And federal regulators are already taking action. The Department of Labor (DOL) recently released its final Association Retirement Plans (ARP) regulation that would extend MEPs availability beyond the closed MEPs that exist today, although the regulation falls far short of the open MEPs provisions contained in the SECURE Act. The DOL did, however, issue a Request for Information (RFI) in conjunction with the final ARP regulation. Depending on how the DOL reacts to the information it receives in response to the RFI, it could issue further guidance permitting open MEPs. The Treasury Department also recently released a proposed regulation that addresses the “one bad apple” obstacle. Once a final regulation is issued that aspect restricting open MEPS would be eliminated.
Bringing DC to an Underserved Worker Population
Small plans tend to use a single vendor for all 401(k) services to keep costs down, using investment management fees paid by their participants to offset the administrative costs of running the plan. While using a bundled provider is simple for the business owner, there is no guarantee that their recordkeeper’s proprietary investment options are the most prudent for their participants. On their own, small plans don’t have the scale to spread the fixed costs of plan administration the way larger plans are able to do.
Through a MEP, small business owners can access simplicity, scale and best-in-class investment options for their participants. The MEP provider will not only act as an outsourced CIO, taking ERISA 3(38) fiduciary status, but also as a fiduciary on the administrative and custody aspects of the plan.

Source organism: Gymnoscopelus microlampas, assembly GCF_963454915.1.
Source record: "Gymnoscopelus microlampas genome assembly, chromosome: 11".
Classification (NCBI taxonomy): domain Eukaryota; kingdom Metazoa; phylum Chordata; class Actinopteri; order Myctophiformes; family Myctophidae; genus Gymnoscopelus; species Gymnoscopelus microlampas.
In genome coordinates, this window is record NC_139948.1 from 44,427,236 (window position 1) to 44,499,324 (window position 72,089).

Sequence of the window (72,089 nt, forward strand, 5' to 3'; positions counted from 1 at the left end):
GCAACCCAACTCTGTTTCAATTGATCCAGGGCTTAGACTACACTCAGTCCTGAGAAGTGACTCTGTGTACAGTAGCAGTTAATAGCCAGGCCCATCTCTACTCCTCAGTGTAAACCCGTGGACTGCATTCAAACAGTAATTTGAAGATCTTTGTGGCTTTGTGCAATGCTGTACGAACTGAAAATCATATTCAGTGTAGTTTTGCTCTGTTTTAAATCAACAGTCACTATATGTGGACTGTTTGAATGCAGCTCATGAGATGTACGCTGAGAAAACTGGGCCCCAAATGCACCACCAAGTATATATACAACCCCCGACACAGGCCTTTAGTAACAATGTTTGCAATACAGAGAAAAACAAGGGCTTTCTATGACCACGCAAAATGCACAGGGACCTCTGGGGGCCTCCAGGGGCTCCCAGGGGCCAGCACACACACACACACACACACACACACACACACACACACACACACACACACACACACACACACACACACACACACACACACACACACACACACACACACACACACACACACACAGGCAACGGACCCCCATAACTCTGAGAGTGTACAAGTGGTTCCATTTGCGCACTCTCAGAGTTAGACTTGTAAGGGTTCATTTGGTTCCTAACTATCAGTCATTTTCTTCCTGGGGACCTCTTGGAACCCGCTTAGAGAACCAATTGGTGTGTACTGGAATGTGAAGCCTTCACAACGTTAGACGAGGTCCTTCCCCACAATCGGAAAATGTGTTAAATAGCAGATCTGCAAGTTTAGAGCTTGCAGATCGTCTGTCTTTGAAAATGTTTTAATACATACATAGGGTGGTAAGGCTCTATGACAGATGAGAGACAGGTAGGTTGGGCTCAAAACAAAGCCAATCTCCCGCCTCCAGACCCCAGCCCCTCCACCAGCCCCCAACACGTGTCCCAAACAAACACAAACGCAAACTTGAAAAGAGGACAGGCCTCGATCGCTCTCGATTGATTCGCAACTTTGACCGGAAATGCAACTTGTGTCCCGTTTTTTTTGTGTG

Although the employer retains fiduciary responsibility for choosing and monitoring the MEP provider, as noted above, the SECURE Act proposes to ease liability for open MEP participation, releasing individual employers from fiduciary responsibility for plan administration, investment management and custody.[ii]
Redefining the Advisor’s Role
In the era of MEPs, advisors have an opportunity to take a leading role on the shifting market stage. Acting as the 3(38) fiduciary or investment manager of a MEP, advisors can lessen their administrative burden - for example, making a single investment change that cascades across all plans - by bundling small plans together. Leveraging the twin tools of scale and efficiency, advisors may be able to move upmarket and, in doing so, offer a more robust set of services. Specifically, sponsors and participants are eager for financial education and wellness guidance, communication skills that will stretch today’s practices and separate the next generation of leading advisors. Once mastered, these engagement services can be packaged for the smaller plans served by the MEP architecture, creating a more efficient practice ecosystem.
According to our 2018 Global Retirement Reality Report (GR3) US Snapshot, all savers are seeking retirement readiness advice, but Americans reported the lowest satisfaction, with only 1% of retirees saying their employer offered meaningful support.